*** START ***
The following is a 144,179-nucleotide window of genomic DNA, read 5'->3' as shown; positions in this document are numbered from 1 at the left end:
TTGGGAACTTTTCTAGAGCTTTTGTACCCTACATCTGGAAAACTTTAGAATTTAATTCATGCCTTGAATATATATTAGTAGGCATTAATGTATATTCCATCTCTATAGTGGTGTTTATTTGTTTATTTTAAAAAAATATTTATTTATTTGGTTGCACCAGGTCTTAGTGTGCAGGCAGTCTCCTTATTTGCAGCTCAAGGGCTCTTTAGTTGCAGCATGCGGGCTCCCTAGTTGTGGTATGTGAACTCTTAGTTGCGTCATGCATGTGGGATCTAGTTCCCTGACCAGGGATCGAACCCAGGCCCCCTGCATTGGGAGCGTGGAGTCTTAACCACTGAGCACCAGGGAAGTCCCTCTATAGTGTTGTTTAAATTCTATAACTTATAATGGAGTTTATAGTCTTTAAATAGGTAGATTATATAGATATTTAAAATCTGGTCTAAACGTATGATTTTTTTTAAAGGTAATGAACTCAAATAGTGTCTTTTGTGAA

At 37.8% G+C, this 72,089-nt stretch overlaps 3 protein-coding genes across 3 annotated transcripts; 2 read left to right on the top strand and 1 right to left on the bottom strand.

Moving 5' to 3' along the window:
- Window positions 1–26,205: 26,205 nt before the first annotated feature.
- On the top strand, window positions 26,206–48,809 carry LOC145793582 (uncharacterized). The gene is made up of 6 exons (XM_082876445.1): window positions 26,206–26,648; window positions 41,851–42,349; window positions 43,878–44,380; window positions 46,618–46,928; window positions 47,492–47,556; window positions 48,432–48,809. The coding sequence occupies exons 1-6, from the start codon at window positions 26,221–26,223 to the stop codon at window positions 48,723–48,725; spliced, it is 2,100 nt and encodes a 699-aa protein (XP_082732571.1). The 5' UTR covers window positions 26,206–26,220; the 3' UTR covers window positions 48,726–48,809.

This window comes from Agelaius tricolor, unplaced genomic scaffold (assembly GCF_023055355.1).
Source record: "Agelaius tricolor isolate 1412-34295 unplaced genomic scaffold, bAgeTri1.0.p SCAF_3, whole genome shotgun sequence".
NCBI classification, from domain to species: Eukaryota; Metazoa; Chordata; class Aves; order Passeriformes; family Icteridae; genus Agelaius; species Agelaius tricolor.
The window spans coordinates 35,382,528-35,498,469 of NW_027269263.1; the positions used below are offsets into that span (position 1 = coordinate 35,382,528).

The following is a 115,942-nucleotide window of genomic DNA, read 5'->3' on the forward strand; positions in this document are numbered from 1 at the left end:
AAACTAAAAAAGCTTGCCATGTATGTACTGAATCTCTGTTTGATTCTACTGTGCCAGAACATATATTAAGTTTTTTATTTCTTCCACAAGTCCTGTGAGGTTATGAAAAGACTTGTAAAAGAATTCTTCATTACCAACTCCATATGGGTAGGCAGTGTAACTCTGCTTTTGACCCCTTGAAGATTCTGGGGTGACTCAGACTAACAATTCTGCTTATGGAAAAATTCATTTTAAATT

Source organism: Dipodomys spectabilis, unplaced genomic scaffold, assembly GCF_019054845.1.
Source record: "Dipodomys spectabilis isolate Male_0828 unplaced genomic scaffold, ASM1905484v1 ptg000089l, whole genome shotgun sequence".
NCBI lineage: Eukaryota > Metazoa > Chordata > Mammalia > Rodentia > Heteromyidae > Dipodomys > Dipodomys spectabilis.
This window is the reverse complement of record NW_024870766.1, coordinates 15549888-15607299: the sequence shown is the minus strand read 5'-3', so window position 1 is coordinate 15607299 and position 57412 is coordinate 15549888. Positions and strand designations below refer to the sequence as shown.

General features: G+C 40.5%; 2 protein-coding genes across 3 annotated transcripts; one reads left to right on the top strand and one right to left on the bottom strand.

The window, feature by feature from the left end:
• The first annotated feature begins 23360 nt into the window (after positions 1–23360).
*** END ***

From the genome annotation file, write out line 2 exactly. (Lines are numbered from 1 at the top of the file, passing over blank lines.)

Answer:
TTGGGAACTTTTCTAGAGCTTTTGTACCCTACATCTGGAAAACTTTAGAATTTAATTCATGCCTTGAATATATATTAGTAGGCATTAATGTATATTCCATCTCTATAGTGGTGTTTATTTGTTTATTTTAAAAAAATATTTATTTATTTGGTTGCACCAGGTCTTAGTGTGCAGGCAGTCTCCTTATTTGCAGCTCAAGGGCTCTTTAGTTGCAGCATGCGGGCTCCCTAGTTGTGGTATGTGAACTCTTAGTTGCGTCATGCATGTGGGATCTAGTTCCCTGACCAGGGATCGAACCCAGGCCCCCTGCATTGGGAGCGTGGAGTCTTAACCACTGAGCACCAGGGAAGTCCCTCTATAGTGTTGTTTAAATTCTATAACTTATAATGGAGTTTATAGTCTTTAAATAGGTAGATTATATAGATATTTAAAATCTGGTCTAAACGTATGATTTTTTTTAAAGGTAATGAACTCAAATAGTGTCTTTTGTGAA